Censemaking No. 37

Summertime Learning

As we get into the dog (or cat) days of summer many of us are making time to unwind a little because, let’s face it, we’ve been pretty wound up for a long time.

Whether it’s taking a breather or a true vacation that’s in store the summer is a great time to learn and sharpen your skills and expand your thinking. To help you along we are dedicating this issue to diving into the topic of thinking itself. We look at design (thinking), systems (thinking) and critical (thinking) and how it all comes together to shape what we make, why, and what it means.

We’ve also got some tools, tips, and techniques to help think differently and transform your summer dreams into innovation realities.

How’s that for some light summer reading?

So get your iced coffee and sunglasses and lean back in your beach chair (or wherever you find yourself) and let’s think a little about thinking.

Keep well and keep cool — Cameron

Design (+ Thinking)

Design is how we envision, explore, make, and share things. It’s about transforming ideas into reality. Thinking about design — what it is and how it’s done — is something vital to an innovator’s mental toolbox. And Design Thinking is changing.

One way to conceive of a design problem is to ask ‘how might we…’, but as data expert Tricia Wang explores in Fast Company, the design thinking culture that’s formed around this question and the benefits that it accrues might not be all designers have made it out to be. Her exploration of this question is worth a read.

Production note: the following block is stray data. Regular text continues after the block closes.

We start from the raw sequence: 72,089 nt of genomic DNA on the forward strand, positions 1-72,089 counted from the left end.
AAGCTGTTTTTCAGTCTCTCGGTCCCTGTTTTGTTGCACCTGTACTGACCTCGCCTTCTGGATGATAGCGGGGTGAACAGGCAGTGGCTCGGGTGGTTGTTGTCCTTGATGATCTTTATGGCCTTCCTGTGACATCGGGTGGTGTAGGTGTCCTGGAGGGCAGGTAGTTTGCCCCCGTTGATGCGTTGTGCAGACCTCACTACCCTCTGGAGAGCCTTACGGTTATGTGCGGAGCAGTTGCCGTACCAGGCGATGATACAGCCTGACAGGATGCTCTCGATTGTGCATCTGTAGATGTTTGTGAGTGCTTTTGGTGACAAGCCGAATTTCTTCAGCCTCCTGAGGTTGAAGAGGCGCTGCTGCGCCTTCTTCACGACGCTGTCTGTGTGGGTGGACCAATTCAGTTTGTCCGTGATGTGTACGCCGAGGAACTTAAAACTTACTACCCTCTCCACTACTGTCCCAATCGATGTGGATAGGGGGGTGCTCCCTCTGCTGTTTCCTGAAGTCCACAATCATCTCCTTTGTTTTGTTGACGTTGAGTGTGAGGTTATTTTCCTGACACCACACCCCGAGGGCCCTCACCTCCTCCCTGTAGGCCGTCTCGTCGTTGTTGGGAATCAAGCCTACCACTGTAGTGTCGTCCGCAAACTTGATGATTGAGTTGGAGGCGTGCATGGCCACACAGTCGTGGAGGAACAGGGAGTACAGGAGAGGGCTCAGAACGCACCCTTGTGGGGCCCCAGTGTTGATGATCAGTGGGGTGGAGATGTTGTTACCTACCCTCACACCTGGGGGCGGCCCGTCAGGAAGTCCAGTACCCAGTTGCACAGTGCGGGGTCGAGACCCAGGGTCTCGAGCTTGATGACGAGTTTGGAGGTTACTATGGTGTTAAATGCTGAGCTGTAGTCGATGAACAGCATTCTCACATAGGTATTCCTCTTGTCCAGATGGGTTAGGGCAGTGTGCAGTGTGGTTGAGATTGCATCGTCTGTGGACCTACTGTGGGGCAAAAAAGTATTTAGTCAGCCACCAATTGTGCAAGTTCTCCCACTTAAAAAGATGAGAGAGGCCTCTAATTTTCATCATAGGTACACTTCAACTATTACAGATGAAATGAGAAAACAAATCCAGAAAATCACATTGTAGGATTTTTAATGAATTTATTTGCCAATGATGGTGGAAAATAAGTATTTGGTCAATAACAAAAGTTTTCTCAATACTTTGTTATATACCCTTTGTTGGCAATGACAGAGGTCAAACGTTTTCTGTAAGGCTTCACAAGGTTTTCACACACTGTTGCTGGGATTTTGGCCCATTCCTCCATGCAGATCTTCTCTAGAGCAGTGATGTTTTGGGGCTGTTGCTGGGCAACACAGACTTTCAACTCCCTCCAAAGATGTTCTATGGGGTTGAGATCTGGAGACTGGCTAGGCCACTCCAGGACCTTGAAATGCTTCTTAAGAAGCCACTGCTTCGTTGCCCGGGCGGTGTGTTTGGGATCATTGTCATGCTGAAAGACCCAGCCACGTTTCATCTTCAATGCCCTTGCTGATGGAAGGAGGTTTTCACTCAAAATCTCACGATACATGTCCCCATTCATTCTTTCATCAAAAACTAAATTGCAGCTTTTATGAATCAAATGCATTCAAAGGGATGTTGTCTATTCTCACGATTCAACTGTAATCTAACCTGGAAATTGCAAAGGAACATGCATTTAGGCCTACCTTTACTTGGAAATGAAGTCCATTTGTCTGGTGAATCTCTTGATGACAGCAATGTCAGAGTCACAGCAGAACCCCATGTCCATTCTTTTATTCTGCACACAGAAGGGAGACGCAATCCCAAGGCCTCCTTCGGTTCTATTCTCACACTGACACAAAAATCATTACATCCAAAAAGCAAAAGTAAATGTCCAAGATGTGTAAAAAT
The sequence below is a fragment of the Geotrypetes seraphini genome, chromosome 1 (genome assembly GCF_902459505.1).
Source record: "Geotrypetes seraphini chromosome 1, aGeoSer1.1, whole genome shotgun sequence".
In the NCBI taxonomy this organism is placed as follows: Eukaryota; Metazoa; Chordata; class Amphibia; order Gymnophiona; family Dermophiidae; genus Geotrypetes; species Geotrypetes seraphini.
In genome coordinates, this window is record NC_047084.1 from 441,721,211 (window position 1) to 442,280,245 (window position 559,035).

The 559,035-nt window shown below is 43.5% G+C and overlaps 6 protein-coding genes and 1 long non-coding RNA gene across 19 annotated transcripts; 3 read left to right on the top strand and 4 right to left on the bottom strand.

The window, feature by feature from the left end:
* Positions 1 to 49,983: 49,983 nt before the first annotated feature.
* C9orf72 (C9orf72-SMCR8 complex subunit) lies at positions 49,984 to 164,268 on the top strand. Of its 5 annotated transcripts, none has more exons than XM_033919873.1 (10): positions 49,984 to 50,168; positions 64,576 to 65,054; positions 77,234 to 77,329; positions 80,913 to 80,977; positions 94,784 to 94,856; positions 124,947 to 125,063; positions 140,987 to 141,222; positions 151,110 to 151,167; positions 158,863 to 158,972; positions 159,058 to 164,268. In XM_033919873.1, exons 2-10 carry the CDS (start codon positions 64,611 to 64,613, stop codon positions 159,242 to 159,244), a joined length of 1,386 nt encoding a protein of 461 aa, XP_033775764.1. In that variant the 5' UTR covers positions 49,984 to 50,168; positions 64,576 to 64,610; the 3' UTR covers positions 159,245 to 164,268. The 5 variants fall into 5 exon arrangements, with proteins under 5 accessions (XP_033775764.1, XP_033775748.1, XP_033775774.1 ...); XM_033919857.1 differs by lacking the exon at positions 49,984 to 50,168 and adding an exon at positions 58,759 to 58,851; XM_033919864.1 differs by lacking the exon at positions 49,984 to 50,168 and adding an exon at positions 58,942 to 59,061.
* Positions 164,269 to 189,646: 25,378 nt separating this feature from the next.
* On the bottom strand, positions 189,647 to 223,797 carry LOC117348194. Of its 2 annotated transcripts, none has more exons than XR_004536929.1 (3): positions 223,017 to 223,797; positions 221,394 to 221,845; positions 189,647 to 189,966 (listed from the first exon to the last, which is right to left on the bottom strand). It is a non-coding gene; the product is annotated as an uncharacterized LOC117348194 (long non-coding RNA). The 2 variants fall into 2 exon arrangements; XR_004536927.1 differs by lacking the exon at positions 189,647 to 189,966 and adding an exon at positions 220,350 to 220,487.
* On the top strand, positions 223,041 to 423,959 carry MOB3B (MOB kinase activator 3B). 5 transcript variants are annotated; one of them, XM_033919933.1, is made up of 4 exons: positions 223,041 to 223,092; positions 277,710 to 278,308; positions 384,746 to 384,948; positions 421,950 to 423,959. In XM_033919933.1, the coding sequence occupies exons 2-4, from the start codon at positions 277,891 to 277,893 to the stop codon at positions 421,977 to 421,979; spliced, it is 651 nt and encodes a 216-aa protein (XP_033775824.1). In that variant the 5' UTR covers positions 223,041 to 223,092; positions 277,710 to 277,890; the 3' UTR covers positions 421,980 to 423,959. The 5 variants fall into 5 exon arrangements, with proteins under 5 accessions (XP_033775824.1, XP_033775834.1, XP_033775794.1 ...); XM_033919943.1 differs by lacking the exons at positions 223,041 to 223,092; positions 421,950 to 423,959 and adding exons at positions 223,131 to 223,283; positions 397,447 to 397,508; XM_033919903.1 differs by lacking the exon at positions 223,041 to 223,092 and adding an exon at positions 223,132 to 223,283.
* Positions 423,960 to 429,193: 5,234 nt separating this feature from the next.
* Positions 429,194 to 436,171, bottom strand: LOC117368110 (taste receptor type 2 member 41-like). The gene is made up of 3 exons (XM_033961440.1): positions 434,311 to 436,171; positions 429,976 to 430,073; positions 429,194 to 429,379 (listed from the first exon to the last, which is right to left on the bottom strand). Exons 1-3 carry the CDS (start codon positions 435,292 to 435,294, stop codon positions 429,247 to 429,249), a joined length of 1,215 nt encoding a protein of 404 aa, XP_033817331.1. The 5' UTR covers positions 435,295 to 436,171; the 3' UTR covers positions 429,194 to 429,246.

So is design thinking done? Some think so. Christian Madsbjerg argues that the way we ‘think’ about design is largely problematic and that it doesn’t account for a long-term perspective.

Natasha Jen’s popular talk Design Thinking is BS continues to draw attention while we take a slightly different twist on this by suggesting that much of what makes design thinking BS is about how we use it, not the idea itself. I’ve also suggested how design thinking can get past it’s ‘bullshit’ phase.

While we’re poking holes at design concepts, what about system design? Corneliux - a self-described systems designer — questions whether we actually can design systems and whether we are misleading ourselves into thinking we are able to design true systems or just ways of working within them.